Remote Access to Windows

This post has for goal to list all techniques you can use to get remote access to Windows. Depending on your situation (white hacking, strange corporate DMZ, …) this could help you to test and accomplish your various goals: copying a file, running a process, etc.


PsExec is a well-known tool from Sysinternals which allows you to optionally copy a file to a server and run a command under alternate credentials including the NT AUTHORITY\SYSTEM one. You are supposed to be local administrator of  the machine and being able to access the IPC$ aka RPC endpoint mapper and associated dynamic port to do so

WinRM / Powershell

Starting with Powershell 3.0, the use of Enter-PSSession, Invoke-Command and related Powershell job commands allows you to run Powershell on a distant machine.

Under Windows 2008R2, the access is not enabled by default. You may use winrm quickconfig with other listed tools in this page to gain access. Starting with Windows 2012, the access is enabled by default provided your are local administrator

With WinRM comes the less-known winrs command, you can use with:

The advantage is that you get the command’s output back

Startup Folder

You can copy an executable into \\TARGET\C$\ProgramData\Microsoft\Windows\Start Menu\Programs\Startup\ and expect it to be run at logon of any process including system. You may want to try to put a whoami command into some batch job to see the effect.

Run registry key

Similar to the startup folder, trick you may want to add a registry entry modeled after the following:
reg add \\TARGET\HKLM\Software\Microsoft\Windows\CurrentVersion\Run /v VisibleFriendlyName /t REG_SZ /d "cmd.exe"

AT / Scheduled Tasks

With these tools (including the schtasks.exe command-line tool), you may schedule a task to run under a set of credentials in response to different triggers: it includes date/time but also responses to events written in the log. EAsy re-occuring events can be the WInHTTP proxy, …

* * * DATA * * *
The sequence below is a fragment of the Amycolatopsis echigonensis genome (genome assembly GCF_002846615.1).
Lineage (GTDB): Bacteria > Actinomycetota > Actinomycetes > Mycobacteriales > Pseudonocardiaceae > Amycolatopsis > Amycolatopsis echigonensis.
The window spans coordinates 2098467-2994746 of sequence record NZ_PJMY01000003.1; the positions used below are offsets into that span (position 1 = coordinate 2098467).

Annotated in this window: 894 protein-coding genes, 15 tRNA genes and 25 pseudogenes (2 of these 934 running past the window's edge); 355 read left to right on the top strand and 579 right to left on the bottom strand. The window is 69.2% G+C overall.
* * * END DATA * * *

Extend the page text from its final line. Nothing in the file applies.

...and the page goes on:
MMC Application COM Object

In a blog’s article about lateral movement techniques, a security guy looked at the standard COM list of objects which comes with every Windows. Such a list can be obtained by looking at the Win32_DCOMApplication class.

Amongst all those objects is the MMC20.Application object which interestingly has a ExecuteShellCommand taking two parameters, path of the executable and argument list. Therefore a typical piece of code would be:

For this to work in the Windows Advanced Security Firewall  the following ports must be enabled:

  • COM+ Network Access (for port 135)
  • A rule to let dynamic ports for C:\windows\system32\mmc.exe let in. Regular RPC-EPMAP rules from other services won’t work as they only allow traffic to svchost.exe.

If the firewall doesn’t let you in, you may receive messages such as:

Exception calling “CreateInstance” with “1” argument(s): “Retrieving the COM class factory for remote component with CLSID {49B2791A-B1AE-4C90-9B8E-E860BA07F889} from machine target failed due to the following error: 800706ba target.”

You must also be local administrator of the remote system.

The ExecuteShellCommand method of  the View object takes 4 parameters:

  • the complete path to the executable
  • the directory to be considered as current directory; you may want to usually pass NULL
  • a list of arguments to pass along to the executable. In case there is none, you can also pass NULL
  • the state of the windows (Normal, minimized, maximized). This is a set of constant. Usually you would take 7 as a value

You do not get the output back if any.

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